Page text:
Easy Does It: “We prioritize, we triage”

After the eventful morning, Benson went off to his next client, Jenny Kern. “My eyes were lit up” recounting what had just happened, he said.

Kern notified Berkeleyside about what she called the “amazing and harrowing true story.”

Berkeleyside has been trying to locate the woman who got stuck on the tracks since the day of the incident, but has been unable to find her. Benson hasn’t been able to track her down again either.

Easy Does It dispatcher Rosa Genet confirmed she received a call from a bystander who alerted the organization that the woman was stuck on the tracks. The organization often does not have homeless clients’ information on file, since they may not have phones or may not be charged for a particular service, she said.

Unfortunately, both Genet and Benson said, life-or-death situations are not unusual in the Easy Does It universe.

“We’re so used to things like this,” said Genet, who began working for the organization in 2002, initially as a caregiver. “We prioritize, we triage. After all, we are an emergency service.”

Michael Johnson (left) and Ricky Hopkins, clients of Easy Does It, hang out by the North Berkeley Senior Center on June 19. Photo: Natalie Orenstein

But the dispatcher said the train-track call was especially nerve-wracking for all involved. About an hour after she’d relayed the call to Benson, Genet began worrying.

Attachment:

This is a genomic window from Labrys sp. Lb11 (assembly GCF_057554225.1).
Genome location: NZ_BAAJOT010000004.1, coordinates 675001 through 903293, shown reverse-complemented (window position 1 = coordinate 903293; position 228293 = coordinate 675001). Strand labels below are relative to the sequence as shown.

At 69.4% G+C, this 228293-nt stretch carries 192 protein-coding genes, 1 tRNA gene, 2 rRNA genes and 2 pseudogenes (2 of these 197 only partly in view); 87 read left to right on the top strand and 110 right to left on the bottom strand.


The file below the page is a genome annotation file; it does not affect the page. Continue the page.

“I said, please Lord, please Lord,” she recalled.

Finally, Benson “called me, sweating and so tired. He said, ‘Oh my God, we got her out right on time.’ It was scary,” Genet said.

Easy Does It was started by disability rights activists in the 1990s, and is partially funded by a Berkeley property improvements tax for emergency assistance for severely disabled residents. The nonprofit provides emergency attendant care, transportation and repairs to any residents who need it. As the city’s homeless population has grown, so too has Easy Does It’s homeless clientele, which has some unique needs.

Michael Johnson is an Easy Does It client who had been living in tent at Ohlone Park when he was attacked by another man, he said. One day he woke up and found he couldn’t stand up. A friend turned him on to Easy Does It.

“I gave them a call and they were there in a couple hours,” he said.

Now Johnson sleeps at a Berkeley shelter, which he prefers, and is using a loaner wheelchair from Easy Does It while he waits to get fitted for a brand new one, he said. He estimates he’s used Easy Does It’s services “a couple dozen times” since he got the chair at the beginning of the year.

“The service is awesome — and the kindness,” he said.

Sometimes Johnson has called the nonprofit in emergencies, and other times to set up transportation to an appointment, or for a less urgent repair.

“We have easy days,” Genet said. “Some are complicated. Especially with people who are nonverbal, they require a lot of help. But with most of our clients, we’ve gotten to know them, and I like what I do. It’s fun — and at the same time a lot of pressure.”

Natalie Orenstein reports on housing and homelessness for The Oaklandside. Natalie was a Berkeleyside staff reporter from early 2017 to May 2020. She had previously contributed to the site since 2012,...